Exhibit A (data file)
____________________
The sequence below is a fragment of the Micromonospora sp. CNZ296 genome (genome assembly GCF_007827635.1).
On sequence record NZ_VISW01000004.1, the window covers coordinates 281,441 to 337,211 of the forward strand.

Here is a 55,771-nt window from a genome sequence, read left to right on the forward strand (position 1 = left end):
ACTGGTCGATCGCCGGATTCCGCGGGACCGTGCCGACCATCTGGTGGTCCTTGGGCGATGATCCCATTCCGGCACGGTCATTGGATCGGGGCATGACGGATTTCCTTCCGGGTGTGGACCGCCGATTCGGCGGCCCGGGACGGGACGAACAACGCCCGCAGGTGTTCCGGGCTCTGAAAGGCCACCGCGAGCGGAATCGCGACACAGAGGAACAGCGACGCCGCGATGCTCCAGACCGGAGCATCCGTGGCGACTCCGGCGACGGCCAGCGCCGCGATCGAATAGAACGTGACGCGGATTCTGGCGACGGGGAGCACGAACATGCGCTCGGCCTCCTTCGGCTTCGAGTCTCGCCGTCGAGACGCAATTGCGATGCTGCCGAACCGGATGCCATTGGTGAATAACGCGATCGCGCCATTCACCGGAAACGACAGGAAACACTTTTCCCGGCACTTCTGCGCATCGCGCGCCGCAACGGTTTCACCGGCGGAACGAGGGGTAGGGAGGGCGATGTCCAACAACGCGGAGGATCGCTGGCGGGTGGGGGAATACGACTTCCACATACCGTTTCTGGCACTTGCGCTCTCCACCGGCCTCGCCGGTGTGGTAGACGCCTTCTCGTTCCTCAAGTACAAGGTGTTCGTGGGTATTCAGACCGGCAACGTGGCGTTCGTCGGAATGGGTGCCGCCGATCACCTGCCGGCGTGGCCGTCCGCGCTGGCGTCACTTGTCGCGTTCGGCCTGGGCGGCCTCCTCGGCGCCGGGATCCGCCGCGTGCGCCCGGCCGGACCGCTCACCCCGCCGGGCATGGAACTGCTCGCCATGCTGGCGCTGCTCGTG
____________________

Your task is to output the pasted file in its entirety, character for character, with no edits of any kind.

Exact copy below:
The sequence below is a fragment of the Micromonospora sp. CNZ296 genome (genome assembly GCF_007827635.1).
On sequence record NZ_VISW01000004.1, the window covers coordinates 281,441 to 337,211 of the forward strand.

Here is a 55,771-nt window from a genome sequence, read left to right on the forward strand (position 1 = left end):
ACTGGTCGATCGCCGGATTCCGCGGGACCGTGCCGACCATCTGGTGGTCCTTGGGCGATGATCCCATTCCGGCACGGTCATTGGATCGGGGCATGACGGATTTCCTTCCGGGTGTGGACCGCCGATTCGGCGGCCCGGGACGGGACGAACAACGCCCGCAGGTGTTCCGGGCTCTGAAAGGCCACCGCGAGCGGAATCGCGACACAGAGGAACAGCGACGCCGCGATGCTCCAGACCGGAGCATCCGTGGCGACTCCGGCGACGGCCAGCGCCGCGATCGAATAGAACGTGACGCGGATTCTGGCGACGGGGAGCACGAACATGCGCTCGGCCTCCTTCGGCTTCGAGTCTCGCCGTCGAGACGCAATTGCGATGCTGCCGAACCGGATGCCATTGGTGAATAACGCGATCGCGCCATTCACCGGAAACGACAGGAAACACTTTTCCCGGCACTTCTGCGCATCGCGCGCCGCAACGGTTTCACCGGCGGAACGAGGGGTAGGGAGGGCGATGTCCAACAACGCGGAGGATCGCTGGCGGGTGGGGGAATACGACTTCCACATACCGTTTCTGGCACTTGCGCTCTCCACCGGCCTCGCCGGTGTGGTAGACGCCTTCTCGTTCCTCAAGTACAAGGTGTTCGTGGGTATTCAGACCGGCAACGTGGCGTTCGTCGGAATGGGTGCCGCCGATCACCTGCCGGCGTGGCCGTCCGCGCTGGCGTCACTTGTCGCGTTCGGCCTGGGCGGCCTCCTCGGCGCCGGGATCCGCCGCGTGCGCCCGGCCGGACCGCTCACCCCGCCGGGCATGGAACTGCTCGCCATGCTGGCGCTGCTCGTG